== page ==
First Sergeant John Hatley was released yesterday from Leavenworth Federal Prison after spending 10 years incarcerated for crimes he didn’t commit. Although there were no victims found or ballistic evidence regarding the allegations he had still been charged.

Congressmen Flores and Gohmert (R-TX), the Justice For Warriors Caucus, and the United American Patriots (UAP non-profit) defense team fought for his release.

“Today was an incredible day for 1SG Hatley and his family. Moreover, it marks the accomplishment of an objective, after several years of hard work by an incredible team of thousands of United American Patriots, Congressmen of the ‘Justice for Warrior’ caucus, and talented attorneys, John Maher and Colby Vokey.” David “Bull” Gurfein, CEO of United American Patriots said. “The long war to defend our defenders is not done. We will not stop fighting until President Trump pardons John and the rest of our Warriors who have been wrongfully accused and unjustly convicted. However, this weekend we will pause to celebrate the victory of this tactical battle,” he added.

Hatley was court-martialed and found guilty of premeditated murder and conspiracy to commit premeditated murder of four Iraqi detainees in 2007 near Baghdad. According to evidence and testimony presented at Hatley’s trial, the Iraqis were taken into custody after an exchange of fire with Hatley’s unit. Hatley was sentenced to life in prison with an opportunity for parole, reduction to E-1, and forfeiture of all pay and allowances. This was despite the lack of any ballistic or forensic evidence but based solely on the testimony of a few soldiers who had made pre-trial agreements in exchange for testimony leading to Hatley’s conviction.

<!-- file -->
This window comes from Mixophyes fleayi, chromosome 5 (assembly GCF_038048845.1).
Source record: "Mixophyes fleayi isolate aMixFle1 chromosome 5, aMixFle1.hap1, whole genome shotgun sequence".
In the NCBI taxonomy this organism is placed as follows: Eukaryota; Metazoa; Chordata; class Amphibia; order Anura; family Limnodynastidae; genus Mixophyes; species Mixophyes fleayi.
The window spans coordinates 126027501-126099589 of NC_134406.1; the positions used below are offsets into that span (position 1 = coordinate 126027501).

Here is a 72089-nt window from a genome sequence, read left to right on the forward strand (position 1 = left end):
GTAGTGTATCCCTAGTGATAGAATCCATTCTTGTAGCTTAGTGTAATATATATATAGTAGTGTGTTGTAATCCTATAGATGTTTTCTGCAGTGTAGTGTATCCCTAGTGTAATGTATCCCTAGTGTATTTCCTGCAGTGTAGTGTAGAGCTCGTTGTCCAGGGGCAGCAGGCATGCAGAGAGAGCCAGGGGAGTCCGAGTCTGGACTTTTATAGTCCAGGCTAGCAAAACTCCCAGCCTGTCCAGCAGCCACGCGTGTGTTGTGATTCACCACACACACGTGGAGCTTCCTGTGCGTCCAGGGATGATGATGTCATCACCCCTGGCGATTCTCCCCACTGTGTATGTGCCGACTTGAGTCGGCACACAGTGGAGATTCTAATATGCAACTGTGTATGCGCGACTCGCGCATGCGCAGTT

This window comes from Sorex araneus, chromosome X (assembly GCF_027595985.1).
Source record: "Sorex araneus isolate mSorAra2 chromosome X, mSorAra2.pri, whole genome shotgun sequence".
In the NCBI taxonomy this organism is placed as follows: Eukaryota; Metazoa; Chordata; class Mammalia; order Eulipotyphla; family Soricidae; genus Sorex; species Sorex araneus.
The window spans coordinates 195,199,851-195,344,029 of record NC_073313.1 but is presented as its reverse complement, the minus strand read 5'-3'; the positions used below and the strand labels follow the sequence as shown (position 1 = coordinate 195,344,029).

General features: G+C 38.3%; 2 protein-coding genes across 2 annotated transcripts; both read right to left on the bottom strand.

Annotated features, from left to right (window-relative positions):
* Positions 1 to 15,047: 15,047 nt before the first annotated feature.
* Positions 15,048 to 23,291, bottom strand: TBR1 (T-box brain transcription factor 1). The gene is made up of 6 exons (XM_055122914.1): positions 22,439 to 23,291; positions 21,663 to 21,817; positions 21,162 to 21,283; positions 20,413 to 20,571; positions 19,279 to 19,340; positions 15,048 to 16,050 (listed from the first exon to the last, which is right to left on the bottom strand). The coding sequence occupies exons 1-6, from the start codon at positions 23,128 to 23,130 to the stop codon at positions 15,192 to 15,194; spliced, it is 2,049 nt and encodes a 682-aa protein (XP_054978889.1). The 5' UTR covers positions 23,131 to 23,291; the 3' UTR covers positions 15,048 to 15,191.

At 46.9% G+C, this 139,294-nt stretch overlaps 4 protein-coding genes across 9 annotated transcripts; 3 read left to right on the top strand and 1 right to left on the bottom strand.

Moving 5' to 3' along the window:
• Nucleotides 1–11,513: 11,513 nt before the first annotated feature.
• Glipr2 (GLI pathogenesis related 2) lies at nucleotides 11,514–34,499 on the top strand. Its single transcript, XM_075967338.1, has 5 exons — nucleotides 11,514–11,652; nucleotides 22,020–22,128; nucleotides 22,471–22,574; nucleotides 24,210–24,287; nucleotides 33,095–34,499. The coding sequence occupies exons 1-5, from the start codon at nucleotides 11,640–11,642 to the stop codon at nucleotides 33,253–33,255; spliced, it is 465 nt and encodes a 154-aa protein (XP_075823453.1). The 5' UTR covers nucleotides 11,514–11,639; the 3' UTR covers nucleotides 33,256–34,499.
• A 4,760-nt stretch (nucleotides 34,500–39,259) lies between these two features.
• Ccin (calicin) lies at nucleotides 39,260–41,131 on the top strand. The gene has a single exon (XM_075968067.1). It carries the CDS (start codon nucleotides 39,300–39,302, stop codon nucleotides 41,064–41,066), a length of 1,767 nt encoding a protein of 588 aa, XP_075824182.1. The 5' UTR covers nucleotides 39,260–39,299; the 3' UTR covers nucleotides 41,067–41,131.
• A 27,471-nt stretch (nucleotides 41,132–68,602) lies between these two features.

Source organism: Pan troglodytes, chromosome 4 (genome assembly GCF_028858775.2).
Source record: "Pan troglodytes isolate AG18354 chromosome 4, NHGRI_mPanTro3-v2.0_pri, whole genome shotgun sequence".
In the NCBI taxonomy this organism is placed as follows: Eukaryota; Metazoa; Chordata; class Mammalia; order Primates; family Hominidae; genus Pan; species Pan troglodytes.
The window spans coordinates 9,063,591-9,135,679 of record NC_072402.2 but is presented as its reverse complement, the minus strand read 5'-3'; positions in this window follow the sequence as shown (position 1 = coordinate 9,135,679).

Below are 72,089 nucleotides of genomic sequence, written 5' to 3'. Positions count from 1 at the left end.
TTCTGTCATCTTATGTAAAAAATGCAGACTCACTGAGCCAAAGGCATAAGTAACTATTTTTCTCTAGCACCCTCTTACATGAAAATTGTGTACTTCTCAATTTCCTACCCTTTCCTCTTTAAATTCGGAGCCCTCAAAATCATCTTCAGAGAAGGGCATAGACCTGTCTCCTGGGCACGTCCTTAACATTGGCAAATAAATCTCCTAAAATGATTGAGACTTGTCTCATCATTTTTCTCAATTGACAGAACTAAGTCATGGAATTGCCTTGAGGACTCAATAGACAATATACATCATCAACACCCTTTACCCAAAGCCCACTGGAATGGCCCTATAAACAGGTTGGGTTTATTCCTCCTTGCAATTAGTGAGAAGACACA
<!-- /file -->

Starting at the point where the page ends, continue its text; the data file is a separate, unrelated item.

The Army Criminal Investigation Division (CID) had conducted a thorough investigation. Despite the rigorous efforts of the investigating team, no bodies, brass, nor evidence of a crime were found. The only “evidence” was from the compelled statements of a few soldiers who had claimed that “four men of middle-eastern descent” were killed.

The additional charges against those who testified against Hatley were dismissed or reduced to lesser crimes unrelated.

In June 2016, his sentence was reduced to 25 years by the Army Clemency and Parole Board. John’s impeccable record, lack of identified victims, and forensic evidence warranted his release. Throughout, he received the persistent help of UAP and Justice For Warriors Caucus members Gohmert and Flores.

First Sergeant John Hatley said, “I am so grateful to God, my family, my friend, and all the soldiers I served with who know the truth. I am also so thankful for Maj Bill Donahue and LtCol Bull Gurfein, two combat Marines, who believed in me and generated such incredible Congressional, legal, and public support through United American Patriots to fight for my freedom. Now, I have to run. I am getting married!”